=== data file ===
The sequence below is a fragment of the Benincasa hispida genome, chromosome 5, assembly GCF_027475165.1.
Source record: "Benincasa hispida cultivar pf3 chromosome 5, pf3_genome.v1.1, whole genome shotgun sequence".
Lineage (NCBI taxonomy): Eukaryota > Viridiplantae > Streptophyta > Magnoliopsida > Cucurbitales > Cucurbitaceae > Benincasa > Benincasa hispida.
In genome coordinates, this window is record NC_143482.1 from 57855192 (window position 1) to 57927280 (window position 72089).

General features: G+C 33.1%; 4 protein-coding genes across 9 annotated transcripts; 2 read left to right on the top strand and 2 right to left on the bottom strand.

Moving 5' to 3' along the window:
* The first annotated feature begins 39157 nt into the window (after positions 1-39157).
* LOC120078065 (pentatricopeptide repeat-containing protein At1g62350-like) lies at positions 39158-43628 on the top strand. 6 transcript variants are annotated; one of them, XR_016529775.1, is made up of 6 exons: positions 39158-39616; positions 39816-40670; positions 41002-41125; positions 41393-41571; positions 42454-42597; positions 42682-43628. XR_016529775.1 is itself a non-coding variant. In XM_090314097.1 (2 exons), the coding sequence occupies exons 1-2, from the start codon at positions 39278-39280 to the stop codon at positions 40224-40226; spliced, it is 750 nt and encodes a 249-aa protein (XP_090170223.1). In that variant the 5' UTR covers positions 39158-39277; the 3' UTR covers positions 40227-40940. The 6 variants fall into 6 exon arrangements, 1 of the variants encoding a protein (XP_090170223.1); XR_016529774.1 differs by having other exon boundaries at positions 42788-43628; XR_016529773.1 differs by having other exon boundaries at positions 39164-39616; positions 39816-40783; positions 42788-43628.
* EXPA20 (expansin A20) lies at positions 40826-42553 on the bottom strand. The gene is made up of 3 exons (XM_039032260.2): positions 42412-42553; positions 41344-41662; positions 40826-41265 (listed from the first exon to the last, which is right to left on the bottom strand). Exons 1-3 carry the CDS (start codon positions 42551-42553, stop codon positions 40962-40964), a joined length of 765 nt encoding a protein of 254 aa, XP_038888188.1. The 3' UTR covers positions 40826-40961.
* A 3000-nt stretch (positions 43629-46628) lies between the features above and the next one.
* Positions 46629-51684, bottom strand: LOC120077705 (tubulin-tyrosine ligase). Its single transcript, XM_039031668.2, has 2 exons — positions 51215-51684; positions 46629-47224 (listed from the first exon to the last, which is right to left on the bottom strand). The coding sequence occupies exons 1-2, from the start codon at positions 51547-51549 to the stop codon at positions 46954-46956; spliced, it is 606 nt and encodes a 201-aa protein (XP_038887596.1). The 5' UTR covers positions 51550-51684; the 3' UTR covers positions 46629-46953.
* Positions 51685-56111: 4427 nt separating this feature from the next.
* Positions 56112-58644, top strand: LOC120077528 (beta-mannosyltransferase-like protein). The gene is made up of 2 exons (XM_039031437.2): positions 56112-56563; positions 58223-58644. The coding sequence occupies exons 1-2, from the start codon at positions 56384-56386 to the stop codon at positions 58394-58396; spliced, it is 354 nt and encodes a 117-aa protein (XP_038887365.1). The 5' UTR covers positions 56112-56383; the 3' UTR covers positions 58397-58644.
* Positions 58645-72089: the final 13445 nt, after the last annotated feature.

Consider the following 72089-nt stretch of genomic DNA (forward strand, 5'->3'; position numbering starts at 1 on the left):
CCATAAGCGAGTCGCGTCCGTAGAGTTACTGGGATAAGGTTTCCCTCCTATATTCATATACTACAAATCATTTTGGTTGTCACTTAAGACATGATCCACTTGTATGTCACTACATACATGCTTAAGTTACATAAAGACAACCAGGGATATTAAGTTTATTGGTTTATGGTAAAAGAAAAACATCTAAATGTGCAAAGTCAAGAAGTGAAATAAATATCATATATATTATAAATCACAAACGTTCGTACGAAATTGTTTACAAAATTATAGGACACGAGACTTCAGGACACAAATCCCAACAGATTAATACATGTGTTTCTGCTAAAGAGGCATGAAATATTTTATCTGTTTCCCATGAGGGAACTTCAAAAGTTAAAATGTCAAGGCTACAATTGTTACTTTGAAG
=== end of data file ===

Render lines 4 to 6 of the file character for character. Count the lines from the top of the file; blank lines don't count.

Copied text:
In genome coordinates, this window is record NC_143482.1 from 57855192 (window position 1) to 57927280 (window position 72089).

General features: G+C 33.1%; 4 protein-coding genes across 9 annotated transcripts; 2 read left to right on the top strand and 2 right to left on the bottom strand.

Moving 5' to 3' along the window: